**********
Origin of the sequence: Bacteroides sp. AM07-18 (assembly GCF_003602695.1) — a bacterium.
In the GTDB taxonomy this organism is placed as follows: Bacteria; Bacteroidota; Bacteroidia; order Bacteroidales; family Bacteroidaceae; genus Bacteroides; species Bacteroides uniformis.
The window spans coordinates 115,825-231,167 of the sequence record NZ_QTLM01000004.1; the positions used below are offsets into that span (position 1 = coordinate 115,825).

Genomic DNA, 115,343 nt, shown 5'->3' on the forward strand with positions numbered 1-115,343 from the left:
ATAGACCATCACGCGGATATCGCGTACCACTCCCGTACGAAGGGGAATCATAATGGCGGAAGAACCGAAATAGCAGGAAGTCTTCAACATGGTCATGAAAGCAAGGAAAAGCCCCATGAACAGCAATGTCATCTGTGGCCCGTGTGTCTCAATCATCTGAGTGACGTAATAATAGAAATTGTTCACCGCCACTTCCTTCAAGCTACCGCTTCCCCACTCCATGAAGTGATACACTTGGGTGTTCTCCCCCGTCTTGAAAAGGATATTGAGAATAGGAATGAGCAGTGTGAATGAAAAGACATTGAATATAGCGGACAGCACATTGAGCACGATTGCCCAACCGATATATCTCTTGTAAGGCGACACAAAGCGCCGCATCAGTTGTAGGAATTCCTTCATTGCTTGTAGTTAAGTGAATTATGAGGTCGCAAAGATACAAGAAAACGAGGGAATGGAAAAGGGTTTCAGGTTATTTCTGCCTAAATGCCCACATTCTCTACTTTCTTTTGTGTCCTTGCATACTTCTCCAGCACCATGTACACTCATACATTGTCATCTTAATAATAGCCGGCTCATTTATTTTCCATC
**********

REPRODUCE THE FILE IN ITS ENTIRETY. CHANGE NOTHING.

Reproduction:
Origin of the sequence: Bacteroides sp. AM07-18 (assembly GCF_003602695.1) — a bacterium.
In the GTDB taxonomy this organism is placed as follows: Bacteria; Bacteroidota; Bacteroidia; order Bacteroidales; family Bacteroidaceae; genus Bacteroides; species Bacteroides uniformis.
The window spans coordinates 115,825-231,167 of the sequence record NZ_QTLM01000004.1; the positions used below are offsets into that span (position 1 = coordinate 115,825).

Genomic DNA, 115,343 nt, shown 5'->3' on the forward strand with positions numbered 1-115,343 from the left:
ATAGACCATCACGCGGATATCGCGTACCACTCCCGTACGAAGGGGAATCATAATGGCGGAAGAACCGAAATAGCAGGAAGTCTTCAACATGGTCATGAAAGCAAGGAAAAGCCCCATGAACAGCAATGTCATCTGTGGCCCGTGTGTCTCAATCATCTGAGTGACGTAATAATAGAAATTGTTCACCGCCACTTCCTTCAAGCTACCGCTTCCCCACTCCATGAAGTGATACACTTGGGTGTTCTCCCCCGTCTTGAAAAGGATATTGAGAATAGGAATGAGCAGTGTGAATGAAAAGACATTGAATATAGCGGACAGCACATTGAGCACGATTGCCCAACCGATATATCTCTTGTAAGGCGACACAAAGCGCCGCATCAGTTGTAGGAATTCCTTCATTGCTTGTAGTTAAGTGAATTATGAGGTCGCAAAGATACAAGAAAACGAGGGAATGGAAAAGGGTTTCAGGTTATTTCTGCCTAAATGCCCACATTCTCTACTTTCTTTTGTGTCCTTGCATACTTCTCCAGCACCATGTACACTCATACATTGTCATCTTAATAATAGCCGGCTCATTTATTTTCCATC